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Hunter's Run Paperback – 2 Jun 2008

4.0 out of 5 stars 16 customer reviews

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Product details

  • Paperback: 394 pages
  • Publisher: Harper Voyager; paperback / softback edition (2 Jun. 2008)
  • Language: English
  • ISBN-10: 0007260229
  • ISBN-13: 978-0007260225
  • Product Dimensions: 13 x 2.6 x 19.7 cm
  • Average Customer Review: 4.0 out of 5 stars  See all reviews (16 customer reviews)
  • Amazon Bestsellers Rank: 365,722 in Books (See Top 100 in Books)

Product Description

Review

‘Hunter’s Run is a good old-fashioned adventure story in which one man is pitted against the law, the elements, terrifying creatures, and himself … gripping and enjoyable’ Lisa Tuttle, The Times

‘Intriguing … dark and gritty … the Byzantine political intrigue bears Martin’s hallmark, and although it’s not fantasy, those awaiting the next instalment of his Song of Ice and Fire sequence could do worse than pick this up’ DeathRay

‘Adventure here meets psychological development and a rich setting’ Sunday Age (Australia)

‘An action-packed sci-fi tale, which questions what makes us human’ Glasgow Herald

From the Inside Flap

In a fight outside a bar Ramon Espejo kills a man. Next day, all hell breaks loose. The dead man was a big shot, a diplomat on a mission to the out-world of Sao Paulo. Ramon goes on the run, heading north toward unexplored territory, land so far only glimpsed from orbit during the first colony surveys.

Ramon has gone from being nothing in the hills of Mexico to being nothing on Sao Paulo. He makes a bare living prospecting for minerals. Maybe God meant him to be poor, or he wouldn't have made him so mean. He can't even remember why he killed the European, only the drinking, and the rage that followed.

Better to be alone in the wild landscape ... off the map, beyond law and civilisation. Each trip out he's sure will be the big one that'll make him rich. This one, too.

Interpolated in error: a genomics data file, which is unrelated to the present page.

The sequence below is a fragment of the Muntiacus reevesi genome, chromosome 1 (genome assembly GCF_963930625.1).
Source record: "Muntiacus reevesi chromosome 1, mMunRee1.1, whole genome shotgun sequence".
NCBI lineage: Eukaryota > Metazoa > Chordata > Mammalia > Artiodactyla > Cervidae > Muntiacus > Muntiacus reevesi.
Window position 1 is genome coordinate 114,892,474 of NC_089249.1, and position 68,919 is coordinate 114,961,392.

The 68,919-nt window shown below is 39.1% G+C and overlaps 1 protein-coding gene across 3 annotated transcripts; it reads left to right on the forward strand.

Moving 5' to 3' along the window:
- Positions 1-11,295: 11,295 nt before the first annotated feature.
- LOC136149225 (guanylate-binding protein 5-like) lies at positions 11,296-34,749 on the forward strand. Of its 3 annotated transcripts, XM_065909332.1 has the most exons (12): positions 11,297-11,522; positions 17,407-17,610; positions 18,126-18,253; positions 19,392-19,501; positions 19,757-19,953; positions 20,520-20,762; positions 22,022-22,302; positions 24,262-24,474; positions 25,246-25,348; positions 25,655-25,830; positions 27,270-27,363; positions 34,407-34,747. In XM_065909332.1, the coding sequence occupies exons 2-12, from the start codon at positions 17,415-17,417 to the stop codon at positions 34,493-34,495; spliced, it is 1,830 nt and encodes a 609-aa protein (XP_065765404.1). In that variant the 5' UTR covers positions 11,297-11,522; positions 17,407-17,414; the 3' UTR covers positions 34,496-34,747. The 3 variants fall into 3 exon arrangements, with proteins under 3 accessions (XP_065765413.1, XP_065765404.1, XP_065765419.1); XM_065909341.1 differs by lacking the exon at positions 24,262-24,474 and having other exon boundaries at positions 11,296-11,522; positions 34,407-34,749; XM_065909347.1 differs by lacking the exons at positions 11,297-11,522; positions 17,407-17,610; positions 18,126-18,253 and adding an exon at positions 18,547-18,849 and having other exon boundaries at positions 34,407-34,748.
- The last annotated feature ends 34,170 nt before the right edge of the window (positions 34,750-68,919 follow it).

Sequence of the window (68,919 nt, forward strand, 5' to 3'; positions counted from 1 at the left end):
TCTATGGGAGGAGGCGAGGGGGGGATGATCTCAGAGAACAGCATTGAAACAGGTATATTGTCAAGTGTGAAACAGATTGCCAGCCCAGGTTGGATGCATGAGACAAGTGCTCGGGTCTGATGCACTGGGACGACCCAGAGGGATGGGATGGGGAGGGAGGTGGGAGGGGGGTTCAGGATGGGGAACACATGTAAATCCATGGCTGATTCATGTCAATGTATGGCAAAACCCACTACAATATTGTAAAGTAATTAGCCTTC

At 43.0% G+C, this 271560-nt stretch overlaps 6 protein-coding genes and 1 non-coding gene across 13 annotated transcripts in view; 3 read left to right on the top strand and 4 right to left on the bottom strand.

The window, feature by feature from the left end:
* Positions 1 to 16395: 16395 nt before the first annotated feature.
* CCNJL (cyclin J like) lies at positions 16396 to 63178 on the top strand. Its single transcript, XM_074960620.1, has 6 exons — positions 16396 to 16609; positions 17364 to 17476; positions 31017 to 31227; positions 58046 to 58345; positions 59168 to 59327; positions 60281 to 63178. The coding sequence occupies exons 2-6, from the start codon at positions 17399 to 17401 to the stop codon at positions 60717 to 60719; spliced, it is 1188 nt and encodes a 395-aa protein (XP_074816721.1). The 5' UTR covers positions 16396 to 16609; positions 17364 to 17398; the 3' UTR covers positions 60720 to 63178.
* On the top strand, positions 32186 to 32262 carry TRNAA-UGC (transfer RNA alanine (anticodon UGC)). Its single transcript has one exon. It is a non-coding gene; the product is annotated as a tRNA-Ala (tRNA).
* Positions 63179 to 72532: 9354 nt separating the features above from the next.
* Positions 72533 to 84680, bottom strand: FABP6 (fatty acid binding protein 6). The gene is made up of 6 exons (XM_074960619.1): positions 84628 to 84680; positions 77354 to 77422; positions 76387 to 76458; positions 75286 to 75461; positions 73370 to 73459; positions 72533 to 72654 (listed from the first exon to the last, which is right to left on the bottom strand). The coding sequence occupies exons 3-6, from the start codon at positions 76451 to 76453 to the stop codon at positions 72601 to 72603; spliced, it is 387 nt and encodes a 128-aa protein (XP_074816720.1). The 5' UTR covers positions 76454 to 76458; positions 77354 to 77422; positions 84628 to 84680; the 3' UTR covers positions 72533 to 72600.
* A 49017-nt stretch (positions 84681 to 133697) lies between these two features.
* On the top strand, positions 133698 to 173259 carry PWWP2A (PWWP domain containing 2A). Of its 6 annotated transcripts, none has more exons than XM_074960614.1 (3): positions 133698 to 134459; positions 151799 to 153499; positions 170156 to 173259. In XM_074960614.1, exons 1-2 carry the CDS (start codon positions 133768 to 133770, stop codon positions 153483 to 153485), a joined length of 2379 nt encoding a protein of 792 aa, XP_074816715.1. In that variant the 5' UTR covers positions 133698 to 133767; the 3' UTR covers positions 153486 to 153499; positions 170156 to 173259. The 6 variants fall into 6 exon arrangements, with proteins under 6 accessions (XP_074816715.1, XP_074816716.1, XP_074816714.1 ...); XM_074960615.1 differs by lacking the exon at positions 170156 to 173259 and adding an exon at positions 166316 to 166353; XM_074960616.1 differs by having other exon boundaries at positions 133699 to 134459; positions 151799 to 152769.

Instead he finds something else, something terrifying. Or rather, it finds him, and uses him: as humans are used by species more intelligent than themselves. But Ramon Espejo is about to prove what a man is capable of. Ramon is about to demonstrate what it is to be human; to be angry, intelligent and alive. And he is about to discover his function in the broad flow of the universe. And why it was he killed the diplomat in the first place ... --This text refers to an out of print or unavailable edition of this title.

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I have to confess, up front, that I am no sci-fi buff. I don't, normally read the genre of sci-fi that's set in the future or on alien planets etc although I do read a fair amount of the genre that is set in some quasi-medieval period in a sort of 'Middle Earth'. As such, I am an avid George RR Martin fan (A Song of Ice & Fire series) and Daniel Abraham (both the Long Price quartet and the Dagger & Coin series are great). I'd never heard of Gardner Dozois. The premise of Hunter's Run sounded intriguing and, as it was co-written by two of my favourite authors (I ignored Mr Dozois) I had high expectations. And there's the rub.

If I ignore the provenance, then this is a pretty good sci-fi story. The characters are well developed and the descriptive narrative sufficient to paint a vivid picture of an alien world, even if it is very like Earth. The basic moral dilemma upon which the story rests, and which I can't reveal without it being a spoiler, is fairly good but I did feel that the possibilities weren't fully exploited. There is also a gapping flaw in the logic of the story as the main character; a very street wise and cynical creature, is given a tale by one set of aliens, regarding the nastiness of another alien species and he just accepts it as gospel truth, without question. He has the opportunity to question it but he doesn't. As this then drives the rest of the plot line, it seems to be a bit of a leap to me. The conclusion is also a bit vague for my tastes.